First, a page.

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Harrisburg police tout progress in removing illegal weapons from city streets

Flanked by seized firearms, Harrisburg police Commissioner Thomas Carter today explained his bureau’s progress in taking illegal weapons off the streets.

Harrisburg police have seized hundreds of firearms over the past few years, following a department-wide push to take illegal guns off of city streets, officials announced today.

At a press conference, police lined three long tables with handguns, rifles and shotguns, which they said was a small sample of the 646 illegal weapons confiscated from 2016-18.

Capt. Gabriel Olivera said that, in 2016, city police Commissioner Thomas Carter instructed officers to focus on the epidemic of illegal weapons in the city.

“All these guns were seized mostly without officers engaging these individuals with gunfire,” Olivera said. “Our officers have shown great restraint.”

According to Olivera, 196 guns were seized in 2016, 252 in 2017, and 198 in 2018. The far majority of these weapons have been handguns.

Carter said that, even before 2016, his officers routinely seized illegal firearms. But he wanted them to be more mindful of illegally owned guns, most of which have been stolen, as they patrolled and made arrests.

“I work with these amazing men and women on a day-in and day-out basis, and I know their capabilities,” he said, referring to his officers. “It’s something the entire agency bought into.”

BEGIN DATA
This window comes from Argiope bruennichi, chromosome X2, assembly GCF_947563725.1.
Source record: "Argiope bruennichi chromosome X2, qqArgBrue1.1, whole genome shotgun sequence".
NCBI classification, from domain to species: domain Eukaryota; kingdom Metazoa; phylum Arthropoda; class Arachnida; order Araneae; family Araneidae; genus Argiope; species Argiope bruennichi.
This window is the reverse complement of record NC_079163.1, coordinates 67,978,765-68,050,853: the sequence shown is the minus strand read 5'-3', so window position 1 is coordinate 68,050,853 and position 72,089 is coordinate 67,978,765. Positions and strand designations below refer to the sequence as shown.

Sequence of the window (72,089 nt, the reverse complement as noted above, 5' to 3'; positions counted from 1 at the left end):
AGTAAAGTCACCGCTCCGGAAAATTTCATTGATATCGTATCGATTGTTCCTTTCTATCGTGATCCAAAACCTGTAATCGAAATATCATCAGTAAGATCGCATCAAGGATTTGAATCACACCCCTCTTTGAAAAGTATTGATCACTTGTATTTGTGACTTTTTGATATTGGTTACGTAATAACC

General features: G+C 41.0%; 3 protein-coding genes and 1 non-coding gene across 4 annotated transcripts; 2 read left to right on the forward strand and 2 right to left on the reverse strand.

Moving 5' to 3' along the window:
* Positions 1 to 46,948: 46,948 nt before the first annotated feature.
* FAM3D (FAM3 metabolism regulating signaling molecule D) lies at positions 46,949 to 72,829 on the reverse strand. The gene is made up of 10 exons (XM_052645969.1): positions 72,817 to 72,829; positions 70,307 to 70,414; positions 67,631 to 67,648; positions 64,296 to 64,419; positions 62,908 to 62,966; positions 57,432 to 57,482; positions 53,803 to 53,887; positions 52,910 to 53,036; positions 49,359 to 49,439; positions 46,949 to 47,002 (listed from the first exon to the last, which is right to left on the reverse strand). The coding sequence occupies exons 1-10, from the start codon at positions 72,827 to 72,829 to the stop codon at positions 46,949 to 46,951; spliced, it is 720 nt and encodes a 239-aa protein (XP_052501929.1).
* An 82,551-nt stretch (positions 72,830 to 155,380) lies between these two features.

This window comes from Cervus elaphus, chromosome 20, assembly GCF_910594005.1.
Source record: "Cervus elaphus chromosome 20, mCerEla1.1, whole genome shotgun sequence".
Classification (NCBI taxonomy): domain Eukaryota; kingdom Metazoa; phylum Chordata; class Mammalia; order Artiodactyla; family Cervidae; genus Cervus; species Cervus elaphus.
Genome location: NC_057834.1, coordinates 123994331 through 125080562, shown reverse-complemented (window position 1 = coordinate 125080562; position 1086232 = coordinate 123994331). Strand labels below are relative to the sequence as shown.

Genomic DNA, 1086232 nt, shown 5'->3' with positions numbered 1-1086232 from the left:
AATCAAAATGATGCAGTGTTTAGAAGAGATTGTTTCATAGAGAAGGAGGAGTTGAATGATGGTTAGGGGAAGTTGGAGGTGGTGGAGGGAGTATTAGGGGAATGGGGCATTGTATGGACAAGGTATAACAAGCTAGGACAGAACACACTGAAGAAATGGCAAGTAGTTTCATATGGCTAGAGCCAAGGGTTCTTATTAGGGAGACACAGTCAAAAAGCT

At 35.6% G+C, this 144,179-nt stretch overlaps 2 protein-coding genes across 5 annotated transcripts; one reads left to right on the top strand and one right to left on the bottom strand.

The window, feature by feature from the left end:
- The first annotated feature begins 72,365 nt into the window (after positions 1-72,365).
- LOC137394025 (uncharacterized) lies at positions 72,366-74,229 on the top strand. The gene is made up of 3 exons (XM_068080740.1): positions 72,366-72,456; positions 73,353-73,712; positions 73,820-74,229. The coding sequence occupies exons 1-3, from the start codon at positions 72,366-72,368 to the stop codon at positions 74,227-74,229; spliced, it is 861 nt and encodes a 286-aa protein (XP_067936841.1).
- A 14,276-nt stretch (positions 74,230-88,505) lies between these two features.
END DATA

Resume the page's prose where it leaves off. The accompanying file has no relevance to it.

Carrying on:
Olivera mentioned that, for 2018, Harrisburg had about a 10-percent drop in “Part 1” offenses, which include the most serious crimes like murder, robbery and aggravated assault, compared to 2017. He also cited a 5- to 6-percent reduction in “Part 2” crimes, such as simple assault, disorderly conduct and most drug possession offenses, which are generally considered to be less serious. Detailed crime data for Harrisburg should be publicly available next month, he said.

“I can’t tell you that the number of guns have reduced the homicide rate,” Carter said. “But I can tell you that it has reduced violent crime.”

Olivera said that, after police seize a stolen gun, officers try to determine the rightful owner, so it can be returned. If no owner is identified, the gun eventually is destroyed, he said.

While Carter praised the work of his department, he admitted that the three-year seizure tally represented only a fraction of the illegal weapons in the city.

“This doesn’t even shake the basket of what’s out there,” he said. “We’re just going to do everything we need to do to be able to make sure elderly people and young people can walk down the street without fear of being mugged or robbed or something like that.”

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